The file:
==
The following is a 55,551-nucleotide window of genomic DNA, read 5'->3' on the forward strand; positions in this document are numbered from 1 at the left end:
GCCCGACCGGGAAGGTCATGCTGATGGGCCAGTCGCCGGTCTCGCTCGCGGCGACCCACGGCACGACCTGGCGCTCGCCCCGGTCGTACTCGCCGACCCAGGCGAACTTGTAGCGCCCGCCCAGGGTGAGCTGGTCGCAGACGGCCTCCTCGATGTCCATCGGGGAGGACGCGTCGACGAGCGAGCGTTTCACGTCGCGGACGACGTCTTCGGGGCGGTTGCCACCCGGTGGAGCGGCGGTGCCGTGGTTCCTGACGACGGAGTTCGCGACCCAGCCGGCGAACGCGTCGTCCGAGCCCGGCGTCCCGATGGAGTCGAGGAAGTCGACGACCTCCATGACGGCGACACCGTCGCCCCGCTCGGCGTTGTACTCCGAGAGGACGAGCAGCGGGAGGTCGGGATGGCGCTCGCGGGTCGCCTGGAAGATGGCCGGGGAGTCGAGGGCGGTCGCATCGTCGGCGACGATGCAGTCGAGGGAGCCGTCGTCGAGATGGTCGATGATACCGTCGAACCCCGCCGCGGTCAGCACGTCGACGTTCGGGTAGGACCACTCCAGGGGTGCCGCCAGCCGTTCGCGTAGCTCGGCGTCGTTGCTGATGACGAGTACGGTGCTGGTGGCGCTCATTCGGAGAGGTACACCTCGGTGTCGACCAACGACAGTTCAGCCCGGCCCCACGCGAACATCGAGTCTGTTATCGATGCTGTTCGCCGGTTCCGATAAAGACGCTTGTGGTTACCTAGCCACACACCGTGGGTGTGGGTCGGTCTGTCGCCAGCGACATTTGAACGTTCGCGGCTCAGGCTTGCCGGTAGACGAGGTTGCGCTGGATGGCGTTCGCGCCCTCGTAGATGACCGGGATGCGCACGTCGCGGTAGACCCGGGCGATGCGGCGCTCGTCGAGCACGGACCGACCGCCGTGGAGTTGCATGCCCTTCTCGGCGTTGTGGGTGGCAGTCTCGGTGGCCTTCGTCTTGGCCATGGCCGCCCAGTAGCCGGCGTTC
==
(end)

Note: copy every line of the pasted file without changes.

The following is a 55,551-nucleotide window of genomic DNA, read 5'->3' on the forward strand; positions in this document are numbered from 1 at the left end:
GCCCGACCGGGAAGGTCATGCTGATGGGCCAGTCGCCGGTCTCGCTCGCGGCGACCCACGGCACGACCTGGCGCTCGCCCCGGTCGTACTCGCCGACCCAGGCGAACTTGTAGCGCCCGCCCAGGGTGAGCTGGTCGCAGACGGCCTCCTCGATGTCCATCGGGGAGGACGCGTCGACGAGCGAGCGTTTCACGTCGCGGACGACGTCTTCGGGGCGGTTGCCACCCGGTGGAGCGGCGGTGCCGTGGTTCCTGACGACGGAGTTCGCGACCCAGCCGGCGAACGCGTCGTCCGAGCCCGGCGTCCCGATGGAGTCGAGGAAGTCGACGACCTCCATGACGGCGACACCGTCGCCCCGCTCGGCGTTGTACTCCGAGAGGACGAGCAGCGGGAGGTCGGGATGGCGCTCGCGGGTCGCCTGGAAGATGGCCGGGGAGTCGAGGGCGGTCGCATCGTCGGCGACGATGCAGTCGAGGGAGCCGTCGTCGAGATGGTCGATGATACCGTCGAACCCCGCCGCGGTCAGCACGTCGACGTTCGGGTAGGACCACTCCAGGGGTGCCGCCAGCCGTTCGCGTAGCTCGGCGTCGTTGCTGATGACGAGTACGGTGCTGGTGGCGCTCATTCGGAGAGGTACACCTCGGTGTCGACCAACGACAGTTCAGCCCGGCCCCACGCGAACATCGAGTCTGTTATCGATGCTGTTCGCCGGTTCCGATAAAGACGCTTGTGGTTACCTAGCCACACACCGTGGGTGTGGGTCGGTCTGTCGCCAGCGACATTTGAACGTTCGCGGCTCAGGCTTGCCGGTAGACGAGGTTGCGCTGGATGGCGTTCGCGCCCTCGTAGATGACCGGGATGCGCACGTCGCGGTAGACCCGGGCGATGCGGCGCTCGTCGAGCACGGACCGACCGCCGTGGAGTTGCATGCCCTTCTCGGCGTTGTGGGTGGCAGTCTCGGTGGCCTTCGTCTTGGCCATGGCCGCCCAGTAGCCGGCGTTC